The five old men Regents are on the whole painted with more signs of weakness than the five women Regents. The handling seems to totter. One cannot claim for them in one or two cases that the likenesses seem any longer convincing. Yet Hals never did anything more wholly desirable than the head of the serving-man seen in half-tone on the upper extreme right. The picture indeed, as a piece of tone, fascinates one the more the longer one looks at it. One forgives, sympathizes with, pities all the signs of failing power, for there is over it all that inexpressible stamp of largeness which makes the failing hand of a great one more impressive than the most vigorous activities of a less one. And, indeed, there are passages in the picture where the word failure may be flung aside with little fear. The handling of the black and of the white in the right-hand figure is one of those delicious bits of mere paint that you are ready to look at and en-joy when you have exhausted the deeper essences of a picture. There is only one bit of colour in the picture, a subdued and smoky patch of red on the knee of that same figure. It helps the blacks of the figures in that corner of the painting.

The group of old women Regents, as I have said, is, so far as strength of portraiture goes, distinctly a stronger effort, and it is less open to criticism on the score of drawing, though, on the other hand, it lacks the breadth and unity of vision of the old men Regents. The rendering of the hands, for example, not only does not fail to express its meaning; it gives, on the contrary, very great expression of character to the various sitters. The whole thing is indeed a fine piece of reading on the old painter’s part. These five old ladies, so grimly respectable, so austerely benevolent, so reproachfully prim and well-kept, must have been no small terror to their defaulting sisters who appeared before them—as possibly Mrs. Hals had done-on a charge of poverty., Hals probably felt their terror himself. There is something in his interpretation of these wonderful old dames that calls out the old humour of the man—some memory of the old magic with which he once went straight to the character of his laughing cavalier, his lute-playing jester, his cackling old fishwife. They -are very stiff and starched, these old ladies, as they sit bolt up in all the pride of their rectitude and their good housewifery; but they are alive and real. They have, as I think most who know the picture will feel, the quality of making you remember them long after you are away from them. Even amongst the unforgetable portraits which Hals painted in his earlier days, I hardly know one which stays with one more vividly than that of the prim old dame on the right of this picture. Certainly a wonderful performance for a man of eighty-four, and one which was possible only to a great artist. It was to be his last achievement, completing the great series in the Museum of Haarlem, so typical from one end to the other both of the artist’s life and the man’s life, beginning with the young man rejoicing in his strength, in the feasting and the revelry, seen with clear, defiant eyes with his life still in front of him, and ending in the vision of the poorhouse seen with eyes that have learnt everything now about the half-lights and the shadows, and painted with the hand that has not lost its cunning, but has lost the physical power that would enforce it.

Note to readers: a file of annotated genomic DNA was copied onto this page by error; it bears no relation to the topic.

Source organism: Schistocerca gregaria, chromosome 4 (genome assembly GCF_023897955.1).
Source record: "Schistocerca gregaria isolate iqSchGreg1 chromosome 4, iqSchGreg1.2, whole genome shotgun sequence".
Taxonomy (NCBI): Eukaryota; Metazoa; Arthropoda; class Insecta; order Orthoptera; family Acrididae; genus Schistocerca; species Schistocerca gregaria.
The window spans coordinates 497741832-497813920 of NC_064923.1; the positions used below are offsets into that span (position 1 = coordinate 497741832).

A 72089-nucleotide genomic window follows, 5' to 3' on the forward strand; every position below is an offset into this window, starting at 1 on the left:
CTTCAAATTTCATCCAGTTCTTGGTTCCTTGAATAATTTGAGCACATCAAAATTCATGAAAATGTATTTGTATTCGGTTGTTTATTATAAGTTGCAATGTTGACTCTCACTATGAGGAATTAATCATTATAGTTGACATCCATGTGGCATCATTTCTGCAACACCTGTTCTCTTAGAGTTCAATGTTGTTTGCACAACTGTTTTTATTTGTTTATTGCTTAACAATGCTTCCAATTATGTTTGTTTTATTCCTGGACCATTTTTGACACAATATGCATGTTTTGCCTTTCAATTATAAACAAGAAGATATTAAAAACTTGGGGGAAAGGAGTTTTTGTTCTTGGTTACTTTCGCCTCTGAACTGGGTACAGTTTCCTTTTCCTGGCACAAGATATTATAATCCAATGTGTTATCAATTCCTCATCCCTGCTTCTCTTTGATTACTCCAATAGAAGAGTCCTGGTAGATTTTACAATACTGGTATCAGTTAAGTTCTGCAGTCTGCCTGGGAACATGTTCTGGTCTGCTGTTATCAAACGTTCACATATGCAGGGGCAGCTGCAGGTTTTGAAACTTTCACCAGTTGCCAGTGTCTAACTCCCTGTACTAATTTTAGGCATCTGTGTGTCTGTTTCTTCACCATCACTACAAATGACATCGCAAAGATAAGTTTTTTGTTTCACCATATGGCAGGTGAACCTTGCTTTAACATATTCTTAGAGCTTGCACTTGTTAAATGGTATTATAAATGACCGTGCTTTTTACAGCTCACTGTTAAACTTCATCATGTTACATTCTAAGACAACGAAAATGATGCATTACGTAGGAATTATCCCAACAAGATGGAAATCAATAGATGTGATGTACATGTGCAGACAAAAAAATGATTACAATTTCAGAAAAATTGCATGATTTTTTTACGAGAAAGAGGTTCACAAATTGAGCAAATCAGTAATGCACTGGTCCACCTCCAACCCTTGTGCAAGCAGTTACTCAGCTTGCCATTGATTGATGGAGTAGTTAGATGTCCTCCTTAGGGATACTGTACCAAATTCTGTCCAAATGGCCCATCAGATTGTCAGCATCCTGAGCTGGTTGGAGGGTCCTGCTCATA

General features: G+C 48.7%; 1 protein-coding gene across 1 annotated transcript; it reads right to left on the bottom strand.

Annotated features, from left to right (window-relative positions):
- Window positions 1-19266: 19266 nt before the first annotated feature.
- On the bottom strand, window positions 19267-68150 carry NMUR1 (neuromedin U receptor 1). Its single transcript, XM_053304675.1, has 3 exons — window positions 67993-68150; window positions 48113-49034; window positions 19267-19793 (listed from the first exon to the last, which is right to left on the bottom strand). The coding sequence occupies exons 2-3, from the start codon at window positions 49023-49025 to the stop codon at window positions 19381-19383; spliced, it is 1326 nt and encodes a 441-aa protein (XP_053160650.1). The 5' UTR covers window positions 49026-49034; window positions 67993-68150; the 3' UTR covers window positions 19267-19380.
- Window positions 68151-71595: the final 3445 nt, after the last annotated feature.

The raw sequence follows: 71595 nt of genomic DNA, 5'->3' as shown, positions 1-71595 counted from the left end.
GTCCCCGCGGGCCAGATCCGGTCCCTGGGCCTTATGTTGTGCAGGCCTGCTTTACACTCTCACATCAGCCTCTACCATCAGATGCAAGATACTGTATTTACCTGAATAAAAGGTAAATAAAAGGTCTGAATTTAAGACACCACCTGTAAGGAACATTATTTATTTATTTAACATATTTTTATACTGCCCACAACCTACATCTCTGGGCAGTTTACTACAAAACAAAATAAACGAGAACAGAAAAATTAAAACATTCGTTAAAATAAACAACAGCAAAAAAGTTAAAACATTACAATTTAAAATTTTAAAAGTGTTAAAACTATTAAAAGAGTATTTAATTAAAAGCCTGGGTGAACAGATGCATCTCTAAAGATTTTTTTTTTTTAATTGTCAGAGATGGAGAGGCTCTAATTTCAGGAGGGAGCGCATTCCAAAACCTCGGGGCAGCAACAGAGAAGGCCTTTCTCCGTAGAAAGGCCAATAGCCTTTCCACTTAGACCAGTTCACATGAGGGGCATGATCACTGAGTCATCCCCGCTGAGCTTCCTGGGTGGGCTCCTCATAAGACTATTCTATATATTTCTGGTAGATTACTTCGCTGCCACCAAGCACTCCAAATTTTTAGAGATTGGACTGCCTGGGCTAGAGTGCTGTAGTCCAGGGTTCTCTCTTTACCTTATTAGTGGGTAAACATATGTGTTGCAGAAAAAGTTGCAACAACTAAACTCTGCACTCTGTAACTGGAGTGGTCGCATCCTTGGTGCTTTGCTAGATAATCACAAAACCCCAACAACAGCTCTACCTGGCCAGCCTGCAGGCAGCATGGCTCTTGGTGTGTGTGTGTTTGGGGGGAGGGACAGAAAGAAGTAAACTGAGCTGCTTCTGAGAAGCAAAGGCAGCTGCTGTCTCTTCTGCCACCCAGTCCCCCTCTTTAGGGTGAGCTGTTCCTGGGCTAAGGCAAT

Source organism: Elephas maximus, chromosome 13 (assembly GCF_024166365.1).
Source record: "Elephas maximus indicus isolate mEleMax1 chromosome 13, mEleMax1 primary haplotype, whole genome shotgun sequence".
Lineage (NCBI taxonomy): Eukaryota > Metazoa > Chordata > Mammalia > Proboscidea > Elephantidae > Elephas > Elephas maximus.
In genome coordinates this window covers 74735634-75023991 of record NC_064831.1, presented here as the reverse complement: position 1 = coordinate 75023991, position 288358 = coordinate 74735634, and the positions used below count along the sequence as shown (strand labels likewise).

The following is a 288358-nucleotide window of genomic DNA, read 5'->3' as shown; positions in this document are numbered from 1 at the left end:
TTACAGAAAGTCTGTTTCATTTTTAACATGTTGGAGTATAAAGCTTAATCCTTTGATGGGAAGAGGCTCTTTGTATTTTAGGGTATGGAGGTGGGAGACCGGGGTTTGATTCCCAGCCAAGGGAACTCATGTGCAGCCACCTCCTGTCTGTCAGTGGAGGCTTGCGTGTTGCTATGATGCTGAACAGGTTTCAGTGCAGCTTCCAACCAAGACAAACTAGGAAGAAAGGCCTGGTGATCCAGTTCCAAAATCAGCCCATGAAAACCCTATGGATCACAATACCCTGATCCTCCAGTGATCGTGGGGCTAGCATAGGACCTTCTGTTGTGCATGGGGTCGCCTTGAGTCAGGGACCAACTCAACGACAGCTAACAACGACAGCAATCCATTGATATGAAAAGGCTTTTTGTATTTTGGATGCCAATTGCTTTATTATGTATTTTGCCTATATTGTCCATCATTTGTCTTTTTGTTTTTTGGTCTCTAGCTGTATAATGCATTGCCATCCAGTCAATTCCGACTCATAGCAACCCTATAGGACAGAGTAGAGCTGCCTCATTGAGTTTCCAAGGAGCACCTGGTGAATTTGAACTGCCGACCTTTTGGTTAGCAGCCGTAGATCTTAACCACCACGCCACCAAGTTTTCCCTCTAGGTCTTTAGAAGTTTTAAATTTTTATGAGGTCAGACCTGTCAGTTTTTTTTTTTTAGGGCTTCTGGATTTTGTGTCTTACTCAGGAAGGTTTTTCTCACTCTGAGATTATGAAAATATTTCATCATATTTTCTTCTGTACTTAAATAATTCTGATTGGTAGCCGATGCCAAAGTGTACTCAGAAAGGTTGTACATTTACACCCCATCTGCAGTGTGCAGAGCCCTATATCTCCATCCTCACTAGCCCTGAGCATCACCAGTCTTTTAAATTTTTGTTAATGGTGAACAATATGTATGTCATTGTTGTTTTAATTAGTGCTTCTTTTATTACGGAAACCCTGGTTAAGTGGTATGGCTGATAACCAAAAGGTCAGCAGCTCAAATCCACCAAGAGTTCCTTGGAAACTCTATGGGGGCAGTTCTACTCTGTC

If it be true that pathos and humour lie very close to one another, then I know of no instance where the conjunction may be observed so well as in this great series in the Rathaus at Haarlem. There are few, moreover, before which an artist will linger with more inevitable delight.